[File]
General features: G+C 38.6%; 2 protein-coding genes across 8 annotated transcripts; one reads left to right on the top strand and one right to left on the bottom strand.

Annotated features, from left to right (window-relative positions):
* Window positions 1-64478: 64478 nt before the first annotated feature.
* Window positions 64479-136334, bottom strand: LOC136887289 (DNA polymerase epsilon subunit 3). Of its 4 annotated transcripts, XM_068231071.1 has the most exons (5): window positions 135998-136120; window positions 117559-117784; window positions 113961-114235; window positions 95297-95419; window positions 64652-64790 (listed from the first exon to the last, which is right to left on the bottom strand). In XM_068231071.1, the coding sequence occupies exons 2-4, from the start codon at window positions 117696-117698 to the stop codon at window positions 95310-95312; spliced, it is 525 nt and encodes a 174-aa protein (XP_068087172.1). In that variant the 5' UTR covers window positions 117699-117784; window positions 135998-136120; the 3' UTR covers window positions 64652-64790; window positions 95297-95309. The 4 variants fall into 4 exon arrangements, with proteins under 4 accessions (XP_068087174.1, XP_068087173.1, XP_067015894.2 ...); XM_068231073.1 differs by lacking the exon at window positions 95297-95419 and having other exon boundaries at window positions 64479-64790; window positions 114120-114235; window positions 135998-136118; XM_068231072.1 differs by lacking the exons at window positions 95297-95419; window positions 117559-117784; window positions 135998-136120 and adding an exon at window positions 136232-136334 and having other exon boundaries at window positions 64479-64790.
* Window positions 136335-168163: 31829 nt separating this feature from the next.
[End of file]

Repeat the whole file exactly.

General features: G+C 38.6%; 2 protein-coding genes across 8 annotated transcripts; one reads left to right on the top strand and one right to left on the bottom strand.

Annotated features, from left to right (window-relative positions):
* Window positions 1-64478: 64478 nt before the first annotated feature.
* Window positions 64479-136334, bottom strand: LOC136887289 (DNA polymerase epsilon subunit 3). Of its 4 annotated transcripts, XM_068231071.1 has the most exons (5): window positions 135998-136120; window positions 117559-117784; window positions 113961-114235; window positions 95297-95419; window positions 64652-64790 (listed from the first exon to the last, which is right to left on the bottom strand). In XM_068231071.1, the coding sequence occupies exons 2-4, from the start codon at window positions 117696-117698 to the stop codon at window positions 95310-95312; spliced, it is 525 nt and encodes a 174-aa protein (XP_068087172.1). In that variant the 5' UTR covers window positions 117699-117784; window positions 135998-136120; the 3' UTR covers window positions 64652-64790; window positions 95297-95309. The 4 variants fall into 4 exon arrangements, with proteins under 4 accessions (XP_068087174.1, XP_068087173.1, XP_067015894.2 ...); XM_068231073.1 differs by lacking the exon at window positions 95297-95419 and having other exon boundaries at window positions 64479-64790; window positions 114120-114235; window positions 135998-136118; XM_068231072.1 differs by lacking the exons at window positions 95297-95419; window positions 117559-117784; window positions 135998-136120 and adding an exon at window positions 136232-136334 and having other exon boundaries at window positions 64479-64790.
* Window positions 136335-168163: 31829 nt separating this feature from the next.